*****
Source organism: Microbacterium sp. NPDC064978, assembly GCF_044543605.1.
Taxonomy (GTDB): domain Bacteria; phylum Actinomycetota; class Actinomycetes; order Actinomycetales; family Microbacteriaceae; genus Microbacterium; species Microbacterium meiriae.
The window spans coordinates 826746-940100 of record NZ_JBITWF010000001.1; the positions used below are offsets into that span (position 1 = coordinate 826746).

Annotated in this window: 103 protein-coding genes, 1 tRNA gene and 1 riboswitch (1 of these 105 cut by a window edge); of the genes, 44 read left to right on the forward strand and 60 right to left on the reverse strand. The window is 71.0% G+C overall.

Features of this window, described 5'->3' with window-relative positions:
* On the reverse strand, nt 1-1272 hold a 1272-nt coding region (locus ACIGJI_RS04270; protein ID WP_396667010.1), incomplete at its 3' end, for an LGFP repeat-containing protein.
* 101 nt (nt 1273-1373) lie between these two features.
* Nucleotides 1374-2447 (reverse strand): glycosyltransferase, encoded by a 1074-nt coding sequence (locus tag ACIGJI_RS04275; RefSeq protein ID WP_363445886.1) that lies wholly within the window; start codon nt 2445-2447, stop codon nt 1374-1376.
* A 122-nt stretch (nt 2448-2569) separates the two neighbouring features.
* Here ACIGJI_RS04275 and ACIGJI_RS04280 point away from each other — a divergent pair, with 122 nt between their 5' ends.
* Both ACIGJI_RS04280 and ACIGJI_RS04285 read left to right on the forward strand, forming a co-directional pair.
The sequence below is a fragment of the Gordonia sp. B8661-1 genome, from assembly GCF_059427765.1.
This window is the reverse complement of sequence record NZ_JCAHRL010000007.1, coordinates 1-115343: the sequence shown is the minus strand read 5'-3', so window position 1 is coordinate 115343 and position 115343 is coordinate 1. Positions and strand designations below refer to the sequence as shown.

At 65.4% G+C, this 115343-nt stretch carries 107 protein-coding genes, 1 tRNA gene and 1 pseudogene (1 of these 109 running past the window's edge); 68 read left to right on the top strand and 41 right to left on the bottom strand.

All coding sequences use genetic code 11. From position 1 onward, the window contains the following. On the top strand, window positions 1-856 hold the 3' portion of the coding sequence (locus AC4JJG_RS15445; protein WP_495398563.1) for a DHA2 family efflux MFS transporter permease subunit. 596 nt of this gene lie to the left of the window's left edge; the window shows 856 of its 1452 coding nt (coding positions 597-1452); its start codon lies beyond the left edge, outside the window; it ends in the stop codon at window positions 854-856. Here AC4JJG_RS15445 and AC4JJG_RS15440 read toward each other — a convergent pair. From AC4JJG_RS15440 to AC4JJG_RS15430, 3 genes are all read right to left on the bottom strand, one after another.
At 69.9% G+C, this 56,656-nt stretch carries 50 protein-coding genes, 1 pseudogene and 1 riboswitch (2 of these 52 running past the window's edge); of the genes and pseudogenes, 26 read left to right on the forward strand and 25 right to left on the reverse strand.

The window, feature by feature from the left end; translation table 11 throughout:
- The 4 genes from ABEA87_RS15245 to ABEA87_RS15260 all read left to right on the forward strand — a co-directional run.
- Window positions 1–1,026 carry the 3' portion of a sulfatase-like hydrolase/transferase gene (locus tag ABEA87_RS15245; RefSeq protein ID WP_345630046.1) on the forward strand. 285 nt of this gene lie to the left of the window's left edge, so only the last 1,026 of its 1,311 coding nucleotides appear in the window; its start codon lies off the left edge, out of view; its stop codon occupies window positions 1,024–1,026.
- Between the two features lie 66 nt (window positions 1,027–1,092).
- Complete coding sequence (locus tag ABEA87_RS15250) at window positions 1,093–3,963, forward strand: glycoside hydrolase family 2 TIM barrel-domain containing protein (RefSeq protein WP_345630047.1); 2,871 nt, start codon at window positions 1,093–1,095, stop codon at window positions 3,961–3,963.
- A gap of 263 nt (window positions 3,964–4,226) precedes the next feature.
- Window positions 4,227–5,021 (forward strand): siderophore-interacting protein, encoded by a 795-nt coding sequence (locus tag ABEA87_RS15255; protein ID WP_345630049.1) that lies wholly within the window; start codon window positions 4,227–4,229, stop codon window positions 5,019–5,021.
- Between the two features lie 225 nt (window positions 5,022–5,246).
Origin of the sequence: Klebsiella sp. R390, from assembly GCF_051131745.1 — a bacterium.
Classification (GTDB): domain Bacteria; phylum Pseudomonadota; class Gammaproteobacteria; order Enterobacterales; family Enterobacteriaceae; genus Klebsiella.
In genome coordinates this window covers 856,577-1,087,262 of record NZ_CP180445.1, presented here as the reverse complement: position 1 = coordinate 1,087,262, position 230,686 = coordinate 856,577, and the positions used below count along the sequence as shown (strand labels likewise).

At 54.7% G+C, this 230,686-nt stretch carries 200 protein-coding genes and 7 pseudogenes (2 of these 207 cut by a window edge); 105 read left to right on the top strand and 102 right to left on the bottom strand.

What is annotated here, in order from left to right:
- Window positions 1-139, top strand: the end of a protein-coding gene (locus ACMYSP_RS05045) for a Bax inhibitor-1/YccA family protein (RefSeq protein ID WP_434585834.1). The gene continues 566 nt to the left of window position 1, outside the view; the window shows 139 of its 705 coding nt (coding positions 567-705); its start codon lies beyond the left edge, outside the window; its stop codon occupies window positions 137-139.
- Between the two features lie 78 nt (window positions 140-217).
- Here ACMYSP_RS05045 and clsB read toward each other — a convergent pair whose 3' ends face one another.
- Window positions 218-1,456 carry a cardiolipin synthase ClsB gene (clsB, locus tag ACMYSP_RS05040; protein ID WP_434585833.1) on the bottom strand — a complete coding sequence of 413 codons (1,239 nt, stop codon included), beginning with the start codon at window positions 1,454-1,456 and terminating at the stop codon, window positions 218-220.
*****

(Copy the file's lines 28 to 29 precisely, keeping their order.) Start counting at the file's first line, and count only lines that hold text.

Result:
At 54.7% G+C, this 230,686-nt stretch carries 200 protein-coding genes and 7 pseudogenes (2 of these 207 cut by a window edge); 105 read left to right on the top strand and 102 right to left on the bottom strand.

What is annotated here, in order from left to right: